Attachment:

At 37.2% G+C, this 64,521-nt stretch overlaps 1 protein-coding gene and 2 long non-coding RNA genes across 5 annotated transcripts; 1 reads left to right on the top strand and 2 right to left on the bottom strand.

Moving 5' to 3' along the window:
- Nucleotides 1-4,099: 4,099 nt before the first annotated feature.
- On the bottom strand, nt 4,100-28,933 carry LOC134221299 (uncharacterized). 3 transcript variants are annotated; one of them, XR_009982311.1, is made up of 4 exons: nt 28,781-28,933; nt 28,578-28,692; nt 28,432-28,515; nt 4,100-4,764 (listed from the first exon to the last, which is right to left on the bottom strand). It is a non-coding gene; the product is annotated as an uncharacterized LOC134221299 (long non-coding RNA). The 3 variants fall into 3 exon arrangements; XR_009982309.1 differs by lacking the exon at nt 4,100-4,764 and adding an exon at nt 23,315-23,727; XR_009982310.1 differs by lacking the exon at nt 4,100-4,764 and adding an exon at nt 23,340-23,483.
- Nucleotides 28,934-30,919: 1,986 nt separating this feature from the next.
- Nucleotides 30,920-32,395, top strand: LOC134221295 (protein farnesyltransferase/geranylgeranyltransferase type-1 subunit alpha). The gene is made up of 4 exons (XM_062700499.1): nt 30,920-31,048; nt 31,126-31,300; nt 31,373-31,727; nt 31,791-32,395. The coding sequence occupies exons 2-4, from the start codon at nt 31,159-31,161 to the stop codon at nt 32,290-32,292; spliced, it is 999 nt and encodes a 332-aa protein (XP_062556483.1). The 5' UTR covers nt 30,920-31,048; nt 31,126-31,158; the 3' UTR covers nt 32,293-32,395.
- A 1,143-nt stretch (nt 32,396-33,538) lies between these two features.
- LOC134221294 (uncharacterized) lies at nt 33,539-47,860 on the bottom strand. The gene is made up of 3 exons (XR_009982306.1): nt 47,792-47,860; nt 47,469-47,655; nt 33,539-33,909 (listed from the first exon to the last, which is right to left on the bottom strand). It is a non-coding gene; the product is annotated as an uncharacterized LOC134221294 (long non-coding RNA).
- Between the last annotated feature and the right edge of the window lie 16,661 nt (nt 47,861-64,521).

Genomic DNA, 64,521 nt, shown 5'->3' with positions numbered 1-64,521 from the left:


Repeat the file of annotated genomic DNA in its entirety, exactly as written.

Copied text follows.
At 37.2% G+C, this 64,521-nt stretch overlaps 1 protein-coding gene and 2 long non-coding RNA genes across 5 annotated transcripts; 1 reads left to right on the top strand and 2 right to left on the bottom strand.

Moving 5' to 3' along the window:
- Nucleotides 1-4,099: 4,099 nt before the first annotated feature.
- On the bottom strand, nt 4,100-28,933 carry LOC134221299 (uncharacterized). 3 transcript variants are annotated; one of them, XR_009982311.1, is made up of 4 exons: nt 28,781-28,933; nt 28,578-28,692; nt 28,432-28,515; nt 4,100-4,764 (listed from the first exon to the last, which is right to left on the bottom strand). It is a non-coding gene; the product is annotated as an uncharacterized LOC134221299 (long non-coding RNA). The 3 variants fall into 3 exon arrangements; XR_009982309.1 differs by lacking the exon at nt 4,100-4,764 and adding an exon at nt 23,315-23,727; XR_009982310.1 differs by lacking the exon at nt 4,100-4,764 and adding an exon at nt 23,340-23,483.
- Nucleotides 28,934-30,919: 1,986 nt separating this feature from the next.
- Nucleotides 30,920-32,395, top strand: LOC134221295 (protein farnesyltransferase/geranylgeranyltransferase type-1 subunit alpha). The gene is made up of 4 exons (XM_062700499.1): nt 30,920-31,048; nt 31,126-31,300; nt 31,373-31,727; nt 31,791-32,395. The coding sequence occupies exons 2-4, from the start codon at nt 31,159-31,161 to the stop codon at nt 32,290-32,292; spliced, it is 999 nt and encodes a 332-aa protein (XP_062556483.1). The 5' UTR covers nt 30,920-31,048; nt 31,126-31,158; the 3' UTR covers nt 32,293-32,395.
- A 1,143-nt stretch (nt 32,396-33,538) lies between these two features.
- LOC134221294 (uncharacterized) lies at nt 33,539-47,860 on the bottom strand. The gene is made up of 3 exons (XR_009982306.1): nt 47,792-47,860; nt 47,469-47,655; nt 33,539-33,909 (listed from the first exon to the last, which is right to left on the bottom strand). It is a non-coding gene; the product is annotated as an uncharacterized LOC134221294 (long non-coding RNA).
- Between the last annotated feature and the right edge of the window lie 16,661 nt (nt 47,861-64,521).

Genomic DNA, 64,521 nt, shown 5'->3' with positions numbered 1-64,521 from the left: